Monday, March 30, 2009

Visual Studio 2008 Product Comparison

The Visual Studio product page appears to have no comparison chart that spans all product editions. This is quite an omission for a product line that costs anywhere from $0 (for the Express editions) to $10939 (for Team Suite with an MSDN subscription). A range I would also describe as going from "outrageously amazing" to "poking developers in the eyes with toothpicks". If you dig around for a while, there is at least a price comparison chart on the site. However, you have to venture further afield for a clear feature comparison chart on the general Microsoft download site.

One price step that interests me is between Professional and Team System Developer. These are likely to be the two editions most commonly compared by price conscious code shops. If you use Team Foundation Server, you will need to add a Client Access License to Professional, which takes the total to $800 + $500 = $1300. Feature wise Developer edition gives you:

  • Code Profiling
  • Code Analysis (including check-in policies and spell checking)
  • Code Coverage

With Developer you are also required to buy MSDN Premium, so the total cost is $5469. Professional + CAL + MSDN Premium is $2500. So you have to ask yourself if MSDN Premium is worth it, and if the extra Developer features are then worth doubling your investment.

Tuesday, March 24, 2009

101 LINQ Samples

(via MSDN)

Saturday, March 21, 2009

Virtual Earth Silverlight Map Control CTP

The long anticipated Silverlight control for Virtual Earth took a step closer yesterday with the release of a very mature CTP. The experience is nearly identical to the old HTML map (which they call the AJAX map), but with the smoothness of Silverlight's DeepZoom. They also have an interactive SDK, just like the old one, with clear migration hints.

The really exciting thing about it is the fact that you can render any aribtrary Silverlight XAML on top of the map. This opens up Google Earth quality content in a browser, which raises the stakes yet again in the GIS war. Add this to the location awareness zeitgeist and we have some interesting times ahead.

I'm still confused about how they plan to maintain both the Silverlight and VE3D platforms. Is the goal ultimately a single platform? Given that one is based on managed DirectX and one is based on the Silverlight XAML subset (which doesn't do 3D), I can see no technical middle ground. Perhaps they will harmonize the SDK's to make it easy to write for both, but not knowing which to bet on makes me uncomfortable.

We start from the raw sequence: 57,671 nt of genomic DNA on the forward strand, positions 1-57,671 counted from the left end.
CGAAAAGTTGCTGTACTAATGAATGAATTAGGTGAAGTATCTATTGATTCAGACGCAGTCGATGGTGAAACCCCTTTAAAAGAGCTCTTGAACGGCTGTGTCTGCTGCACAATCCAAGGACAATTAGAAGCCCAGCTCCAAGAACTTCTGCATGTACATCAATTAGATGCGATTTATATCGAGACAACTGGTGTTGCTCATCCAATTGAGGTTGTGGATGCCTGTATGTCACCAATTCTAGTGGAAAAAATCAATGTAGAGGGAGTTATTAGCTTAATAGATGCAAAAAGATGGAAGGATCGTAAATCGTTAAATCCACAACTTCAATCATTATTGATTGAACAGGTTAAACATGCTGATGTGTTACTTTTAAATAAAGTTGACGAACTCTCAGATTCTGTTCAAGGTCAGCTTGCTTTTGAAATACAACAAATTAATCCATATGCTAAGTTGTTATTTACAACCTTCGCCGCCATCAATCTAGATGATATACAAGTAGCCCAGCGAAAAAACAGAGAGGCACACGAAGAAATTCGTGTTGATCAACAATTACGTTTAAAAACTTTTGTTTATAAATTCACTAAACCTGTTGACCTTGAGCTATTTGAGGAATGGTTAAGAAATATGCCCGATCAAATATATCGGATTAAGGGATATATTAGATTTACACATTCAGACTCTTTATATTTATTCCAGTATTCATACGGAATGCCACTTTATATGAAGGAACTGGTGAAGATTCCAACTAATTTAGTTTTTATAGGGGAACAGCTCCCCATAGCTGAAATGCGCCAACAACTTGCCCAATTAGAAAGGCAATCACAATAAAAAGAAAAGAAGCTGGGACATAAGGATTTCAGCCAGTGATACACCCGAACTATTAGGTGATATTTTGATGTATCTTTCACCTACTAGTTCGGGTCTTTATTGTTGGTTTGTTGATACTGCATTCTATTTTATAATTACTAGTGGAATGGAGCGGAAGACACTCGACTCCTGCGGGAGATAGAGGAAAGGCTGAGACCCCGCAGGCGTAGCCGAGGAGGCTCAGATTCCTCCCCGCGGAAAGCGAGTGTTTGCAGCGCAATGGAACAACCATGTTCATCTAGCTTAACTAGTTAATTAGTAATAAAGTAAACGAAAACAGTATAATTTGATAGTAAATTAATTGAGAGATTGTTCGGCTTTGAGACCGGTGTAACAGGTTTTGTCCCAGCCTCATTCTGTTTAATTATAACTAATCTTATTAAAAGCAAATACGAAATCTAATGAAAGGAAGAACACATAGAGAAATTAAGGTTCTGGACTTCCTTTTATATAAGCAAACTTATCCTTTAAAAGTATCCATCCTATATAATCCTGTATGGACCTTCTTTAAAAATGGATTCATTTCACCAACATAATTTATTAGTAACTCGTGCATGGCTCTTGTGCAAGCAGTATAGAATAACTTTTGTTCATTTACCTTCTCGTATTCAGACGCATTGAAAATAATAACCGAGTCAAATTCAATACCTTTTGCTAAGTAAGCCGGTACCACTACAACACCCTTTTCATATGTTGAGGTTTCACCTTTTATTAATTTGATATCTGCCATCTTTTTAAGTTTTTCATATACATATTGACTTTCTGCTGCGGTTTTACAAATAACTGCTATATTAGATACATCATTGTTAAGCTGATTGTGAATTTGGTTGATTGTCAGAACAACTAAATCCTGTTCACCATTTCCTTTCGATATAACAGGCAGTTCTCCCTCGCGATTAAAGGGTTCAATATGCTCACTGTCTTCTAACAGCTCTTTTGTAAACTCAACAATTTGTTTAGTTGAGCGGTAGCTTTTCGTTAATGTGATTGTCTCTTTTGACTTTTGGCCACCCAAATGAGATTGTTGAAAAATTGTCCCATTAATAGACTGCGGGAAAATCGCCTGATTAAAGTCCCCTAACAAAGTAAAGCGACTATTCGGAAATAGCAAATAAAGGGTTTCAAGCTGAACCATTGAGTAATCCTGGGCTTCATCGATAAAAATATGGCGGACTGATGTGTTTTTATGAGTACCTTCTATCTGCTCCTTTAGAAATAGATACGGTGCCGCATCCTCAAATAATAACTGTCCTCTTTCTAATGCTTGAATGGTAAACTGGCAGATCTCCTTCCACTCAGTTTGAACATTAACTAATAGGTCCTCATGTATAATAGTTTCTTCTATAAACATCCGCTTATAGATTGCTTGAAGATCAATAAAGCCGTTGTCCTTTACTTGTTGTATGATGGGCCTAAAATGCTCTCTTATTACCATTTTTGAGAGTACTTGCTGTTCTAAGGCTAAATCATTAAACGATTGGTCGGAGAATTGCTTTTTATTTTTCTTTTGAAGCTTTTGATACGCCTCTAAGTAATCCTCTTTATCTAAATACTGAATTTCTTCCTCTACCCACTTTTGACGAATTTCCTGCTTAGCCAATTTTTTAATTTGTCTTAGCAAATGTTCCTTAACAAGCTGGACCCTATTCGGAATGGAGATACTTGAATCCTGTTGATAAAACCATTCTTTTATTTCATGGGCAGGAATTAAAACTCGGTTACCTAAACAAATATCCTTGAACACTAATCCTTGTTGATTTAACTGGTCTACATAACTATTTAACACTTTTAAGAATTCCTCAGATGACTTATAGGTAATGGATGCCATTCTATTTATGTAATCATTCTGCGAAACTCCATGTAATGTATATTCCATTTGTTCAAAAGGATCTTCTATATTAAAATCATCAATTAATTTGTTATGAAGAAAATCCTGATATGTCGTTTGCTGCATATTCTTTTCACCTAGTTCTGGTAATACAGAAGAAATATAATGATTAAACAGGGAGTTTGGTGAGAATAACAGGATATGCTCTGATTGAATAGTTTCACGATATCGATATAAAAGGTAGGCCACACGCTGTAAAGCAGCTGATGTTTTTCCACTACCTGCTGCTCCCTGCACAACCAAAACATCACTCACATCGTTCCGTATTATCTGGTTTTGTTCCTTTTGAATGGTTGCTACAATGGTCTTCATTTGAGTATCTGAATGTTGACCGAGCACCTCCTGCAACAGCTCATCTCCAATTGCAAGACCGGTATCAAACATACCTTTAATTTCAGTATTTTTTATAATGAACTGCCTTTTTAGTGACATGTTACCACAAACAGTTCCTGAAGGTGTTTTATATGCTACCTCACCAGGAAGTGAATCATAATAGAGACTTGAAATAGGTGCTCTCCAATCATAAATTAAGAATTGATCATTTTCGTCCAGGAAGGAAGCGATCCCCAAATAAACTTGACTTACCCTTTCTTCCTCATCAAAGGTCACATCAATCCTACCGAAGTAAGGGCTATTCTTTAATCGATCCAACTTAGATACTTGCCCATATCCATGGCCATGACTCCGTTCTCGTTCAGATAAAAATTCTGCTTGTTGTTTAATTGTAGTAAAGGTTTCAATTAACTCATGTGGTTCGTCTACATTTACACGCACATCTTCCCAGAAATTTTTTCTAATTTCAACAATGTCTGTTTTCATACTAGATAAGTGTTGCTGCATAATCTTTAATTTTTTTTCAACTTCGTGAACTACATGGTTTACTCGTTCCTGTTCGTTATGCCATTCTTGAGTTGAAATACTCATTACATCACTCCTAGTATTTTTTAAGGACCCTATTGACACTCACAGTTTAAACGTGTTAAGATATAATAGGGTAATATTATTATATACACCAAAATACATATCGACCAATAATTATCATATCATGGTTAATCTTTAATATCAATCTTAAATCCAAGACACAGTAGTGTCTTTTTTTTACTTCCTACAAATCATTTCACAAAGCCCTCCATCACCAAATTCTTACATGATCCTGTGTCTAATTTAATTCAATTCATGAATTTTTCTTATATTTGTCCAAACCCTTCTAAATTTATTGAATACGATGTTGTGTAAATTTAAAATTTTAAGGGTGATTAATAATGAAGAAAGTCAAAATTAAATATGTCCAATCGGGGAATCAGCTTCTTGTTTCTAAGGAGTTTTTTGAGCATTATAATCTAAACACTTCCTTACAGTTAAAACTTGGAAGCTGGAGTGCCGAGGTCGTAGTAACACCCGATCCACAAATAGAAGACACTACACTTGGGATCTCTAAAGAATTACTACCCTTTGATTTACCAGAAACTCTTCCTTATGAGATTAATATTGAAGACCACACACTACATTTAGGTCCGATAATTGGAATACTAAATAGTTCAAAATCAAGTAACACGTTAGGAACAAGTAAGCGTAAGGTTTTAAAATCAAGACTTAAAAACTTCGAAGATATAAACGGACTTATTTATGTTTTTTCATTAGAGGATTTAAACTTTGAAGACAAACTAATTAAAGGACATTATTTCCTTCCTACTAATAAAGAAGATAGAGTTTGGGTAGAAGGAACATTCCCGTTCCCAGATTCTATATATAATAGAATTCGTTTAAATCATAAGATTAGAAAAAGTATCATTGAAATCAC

Interactive SDK (you probably need to register with Microsoft Connect)

Chris Pendleton @ MIX with the nerds wot wrote it. Some nice examples of the free-form XAML layering.

BSG Corner Clipper

To celebrate the end of BSG this weekend, and to learn how ASP.NET services work, I have written a web service that will clip off the corners of your images (JPEG or PNG) in a BSG stylie. Behold:



I've added the source code below in case you are interested. It was written very quickly, so don't expect production quality, but it illustrates how easy these services are to write:

<%@ WebHandler Language="C#" Class="Handler" %>

using System;
using System.Web;
using System.Net;
using System.Drawing;
using System.Drawing.Imaging;

public class Handler : IHttpHandler
{
ImageFormat ParseImageExtension(string src)
{
string ext = src.Substring(src.LastIndexOf('.') + 1);
if (ext == "gif")
{
return ImageFormat.Gif;
}
else if (ext == "png")
{
return ImageFormat.Png;
}
else if (ext == "jpg")
{
return ImageFormat.Jpeg;
}
else if (ext == "jpeg")
{
return ImageFormat.Jpeg;
}
return null;
}

string ImageFormat2ContentType(ImageFormat imageFormat)
{
return "image/" + imageFormat.ToString();
}

public void ProcessRequest (HttpContext context)
{
// Get the src parameter
var src = context.Request.Params["src"];

// Get the corner color (optional)
var color = context.Request.Params["color"];
if (color == null)
{
color = "White";
}
// Get the size of the corner
var corner = context.Request.Params["corner"];
int cornerSize = -1;
if (corner != null)
{
Int32.TryParse(corner, out cornerSize);
}
if (cornerSize < 1)
{
cornerSize = 20;
}

if (src != null)
{
// Extract the image type
var imageFormat = ParseImageExtension(src);
if(imageFormat != null)
{
// Request the source image
HttpWebRequest request = (HttpWebRequest)HttpWebRequest.Create(src);
HttpWebResponse response = (HttpWebResponse)request.GetResponse();
try
{
// Make a bitmap from the source image
using(var bitmap = Bitmap.FromStream(response.GetResponseStream()))
using(var b = new SolidBrush(Color.FromName(color)))
{
ClipCorners(bitmap, b, cornerSize);
System.IO.MemoryStream buffer = new System.IO.MemoryStream();
bitmap.Save(buffer, imageFormat);
context.Response.ContentType = ImageFormat2ContentType(imageFormat);
context.Response.BinaryWrite(buffer.ToArray());
context.Response.End();